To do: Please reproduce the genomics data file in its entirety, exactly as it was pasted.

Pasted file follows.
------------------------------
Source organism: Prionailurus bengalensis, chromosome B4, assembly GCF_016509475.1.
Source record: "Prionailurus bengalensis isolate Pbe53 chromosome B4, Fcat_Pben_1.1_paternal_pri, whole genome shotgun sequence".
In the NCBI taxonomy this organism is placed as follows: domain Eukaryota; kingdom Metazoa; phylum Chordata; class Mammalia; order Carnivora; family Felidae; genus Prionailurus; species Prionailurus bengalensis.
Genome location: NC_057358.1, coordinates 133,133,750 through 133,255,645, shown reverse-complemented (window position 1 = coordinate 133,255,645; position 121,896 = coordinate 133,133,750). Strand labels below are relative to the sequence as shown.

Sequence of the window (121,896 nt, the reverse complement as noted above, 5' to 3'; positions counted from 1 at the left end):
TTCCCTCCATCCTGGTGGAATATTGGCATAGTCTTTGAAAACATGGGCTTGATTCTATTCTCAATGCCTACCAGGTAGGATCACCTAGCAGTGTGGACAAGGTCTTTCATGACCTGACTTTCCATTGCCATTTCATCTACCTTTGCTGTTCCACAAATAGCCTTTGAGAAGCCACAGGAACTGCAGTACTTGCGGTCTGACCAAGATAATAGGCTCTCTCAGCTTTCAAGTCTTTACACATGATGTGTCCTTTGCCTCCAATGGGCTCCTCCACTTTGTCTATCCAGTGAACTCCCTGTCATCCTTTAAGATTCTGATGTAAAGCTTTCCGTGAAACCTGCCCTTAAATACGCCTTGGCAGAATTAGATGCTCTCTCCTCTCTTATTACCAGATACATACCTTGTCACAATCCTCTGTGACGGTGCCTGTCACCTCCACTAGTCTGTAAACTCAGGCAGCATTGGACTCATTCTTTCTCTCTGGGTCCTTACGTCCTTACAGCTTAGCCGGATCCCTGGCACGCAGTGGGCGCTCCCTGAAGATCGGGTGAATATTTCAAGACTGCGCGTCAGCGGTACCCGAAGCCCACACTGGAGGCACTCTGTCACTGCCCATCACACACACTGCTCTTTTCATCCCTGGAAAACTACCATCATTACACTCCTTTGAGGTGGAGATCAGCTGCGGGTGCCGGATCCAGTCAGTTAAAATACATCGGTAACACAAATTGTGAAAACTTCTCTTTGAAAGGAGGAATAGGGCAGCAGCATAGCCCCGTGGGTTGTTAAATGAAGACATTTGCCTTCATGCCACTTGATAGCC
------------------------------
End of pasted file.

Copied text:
Source organism: Prionailurus bengalensis, chromosome B4, assembly GCF_016509475.1.
Source record: "Prionailurus bengalensis isolate Pbe53 chromosome B4, Fcat_Pben_1.1_paternal_pri, whole genome shotgun sequence".
In the NCBI taxonomy this organism is placed as follows: domain Eukaryota; kingdom Metazoa; phylum Chordata; class Mammalia; order Carnivora; family Felidae; genus Prionailurus; species Prionailurus bengalensis.
Genome location: NC_057358.1, coordinates 133,133,750 through 133,255,645, shown reverse-complemented (window position 1 = coordinate 133,255,645; position 121,896 = coordinate 133,133,750). Strand labels below are relative to the sequence as shown.

Sequence of the window (121,896 nt, the reverse complement as noted above, 5' to 3'; positions counted from 1 at the left end):
TTCCCTCCATCCTGGTGGAATATTGGCATAGTCTTTGAAAACATGGGCTTGATTCTATTCTCAATGCCTACCAGGTAGGATCACCTAGCAGTGTGGACAAGGTCTTTCATGACCTGACTTTCCATTGCCATTTCATCTACCTTTGCTGTTCCACAAATAGCCTTTGAGAAGCCACAGGAACTGCAGTACTTGCGGTCTGACCAAGATAATAGGCTCTCTCAGCTTTCAAGTCTTTACACATGATGTGTCCTTTGCCTCCAATGGGCTCCTCCACTTTGTCTATCCAGTGAACTCCCTGTCATCCTTTAAGATTCTGATGTAAAGCTTTCCGTGAAACCTGCCCTTAAATACGCCTTGGCAGAATTAGATGCTCTCTCCTCTCTTATTACCAGATACATACCTTGTCACAATCCTCTGTGACGGTGCCTGTCACCTCCACTAGTCTGTAAACTCAGGCAGCATTGGACTCATTCTTTCTCTCTGGGTCCTTACGTCCTTACAGCTTAGCCGGATCCCTGGCACGCAGTGGGCGCTCCCTGAAGATCGGGTGAATATTTCAAGACTGCGCGTCAGCGGTACCCGAAGCCCACACTGGAGGCACTCTGTCACTGCCCATCACACACACTGCTCTTTTCATCCCTGGAAAACTACCATCATTACACTCCTTTGAGGTGGAGATCAGCTGCGGGTGCCGGATCCAGTCAGTTAAAATACATCGGTAACACAAATTGTGAAAACTTCTCTTTGAAAGGAGGAATAGGGCAGCAGCATAGCCCCGTGGGTTGTTAAATGAAGACATTTGCCTTCATGCCACTTGATAGCC